As a precautionary measure following the 2017 and 2018 wildfires, PG&E is expanding its Community Wildfire Safety Program to further reduce wildfire risks and help keep customers and communities safe. As part of this program, they are asking customers to be prepared for power outages.
If extreme fire danger conditions threaten a portion of the electric system, it may be necessary for PG&E to turn off electricity in the interest of public safety. This is called a Public Safety Power Shutoff.
PGE will be hosting a webinar on their wildfire safety program for interested hospitals on June 7th from 9 am – 10 am (details on how to participate will be shared soon)
As Wildfires Continue, CHA Encourages Members to Assist Those Impacted
Hospitals and health care facilities across the state continue to respond to, and be affected by, the devastation caused by the Camp Fire in Northern California and the Woolsey and Hill fires in Southern California. Members who wish to donate are encouraged to support the following funds managed by hospitals:
The Department of Forestry and Fire Protection (Cal FIRE) serves and safeguards the people and protects the property and resources of California. The Cal Fire Website offers tips and information on hot topics, incident information, and social media links to keep you informed on the go.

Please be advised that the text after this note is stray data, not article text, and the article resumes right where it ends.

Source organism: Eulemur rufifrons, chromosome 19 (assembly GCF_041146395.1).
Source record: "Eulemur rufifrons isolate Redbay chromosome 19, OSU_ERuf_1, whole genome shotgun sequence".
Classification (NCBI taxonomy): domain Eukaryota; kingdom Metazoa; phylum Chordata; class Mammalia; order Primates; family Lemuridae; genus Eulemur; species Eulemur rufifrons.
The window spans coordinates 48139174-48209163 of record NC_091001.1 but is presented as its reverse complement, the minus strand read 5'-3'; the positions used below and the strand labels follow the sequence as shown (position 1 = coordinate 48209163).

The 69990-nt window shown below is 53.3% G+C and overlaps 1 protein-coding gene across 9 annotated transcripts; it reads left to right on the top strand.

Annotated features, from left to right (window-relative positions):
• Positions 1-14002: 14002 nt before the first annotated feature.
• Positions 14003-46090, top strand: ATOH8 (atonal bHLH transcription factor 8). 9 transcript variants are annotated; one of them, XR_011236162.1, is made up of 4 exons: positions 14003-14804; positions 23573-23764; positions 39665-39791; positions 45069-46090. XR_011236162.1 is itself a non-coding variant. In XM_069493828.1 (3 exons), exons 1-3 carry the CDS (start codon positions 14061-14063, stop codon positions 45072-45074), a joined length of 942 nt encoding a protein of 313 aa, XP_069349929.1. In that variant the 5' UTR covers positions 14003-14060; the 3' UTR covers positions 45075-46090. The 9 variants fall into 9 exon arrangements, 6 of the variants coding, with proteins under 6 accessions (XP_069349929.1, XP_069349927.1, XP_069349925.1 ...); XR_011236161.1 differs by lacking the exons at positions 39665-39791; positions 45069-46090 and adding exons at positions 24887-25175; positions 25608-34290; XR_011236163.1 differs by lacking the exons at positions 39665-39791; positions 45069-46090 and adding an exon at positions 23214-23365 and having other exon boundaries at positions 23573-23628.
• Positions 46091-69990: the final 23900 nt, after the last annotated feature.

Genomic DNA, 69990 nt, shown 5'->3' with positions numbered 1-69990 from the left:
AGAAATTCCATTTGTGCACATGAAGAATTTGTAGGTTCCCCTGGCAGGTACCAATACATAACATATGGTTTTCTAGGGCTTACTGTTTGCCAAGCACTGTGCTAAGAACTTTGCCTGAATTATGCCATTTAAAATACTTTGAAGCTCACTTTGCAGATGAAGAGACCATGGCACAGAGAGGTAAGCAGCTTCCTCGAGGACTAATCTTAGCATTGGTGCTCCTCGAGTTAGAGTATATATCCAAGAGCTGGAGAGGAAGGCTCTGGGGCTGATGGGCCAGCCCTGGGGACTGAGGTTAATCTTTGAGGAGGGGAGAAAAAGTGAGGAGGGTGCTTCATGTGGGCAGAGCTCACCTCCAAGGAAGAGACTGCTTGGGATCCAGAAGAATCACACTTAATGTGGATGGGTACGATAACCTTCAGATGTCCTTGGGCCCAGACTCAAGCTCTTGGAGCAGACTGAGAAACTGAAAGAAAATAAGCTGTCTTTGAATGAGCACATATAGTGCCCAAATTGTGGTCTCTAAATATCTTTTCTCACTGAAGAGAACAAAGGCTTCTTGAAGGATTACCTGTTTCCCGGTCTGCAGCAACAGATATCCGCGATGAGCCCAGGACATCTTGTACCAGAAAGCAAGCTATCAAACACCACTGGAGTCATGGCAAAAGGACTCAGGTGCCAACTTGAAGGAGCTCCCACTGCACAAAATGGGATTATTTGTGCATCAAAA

SAMHSA announced this week that its Disaster Distress Helpline can provide immediate counseling to anyone who may need help dealing with the problems that the Northern California wildfires have caused. The helpline’s number is 800.985.5990, and the resource is available 24 hours a day, seven days a week.
Hospitals are girding for the presidential conventions and host cities are expecting the usual minor events. However, they are also preparing for bigger events such as terrorist attacks, riots, shootings and fistfights. The biggest concern is for demonstrations that may turn violent.
These concerns have resulted in hospitals holding off on elective surgeries; hospitals have also asked trauma surgeons to defer vacations, and they are stockpiling enough equipment — including surgical tools, medications, and linens — to last 96 hours without resupply.
Recovering from a fire can be a physically and mentally draining process. When fire strikes, lives are suddenly turned around. Often, the hardest part is knowing where to begin and who to contact.
The Federal Emergency Management Agency’s (FEMA) United States Fire Administration (USFA) has gathered the following information to assist you in this time of need. Action on some of the suggestions will need to be taken immediately. Some actions may be needed in the future while others will be on going. The purpose of this information is to give you the assistance needed to assist you as you begin rebuilding your life.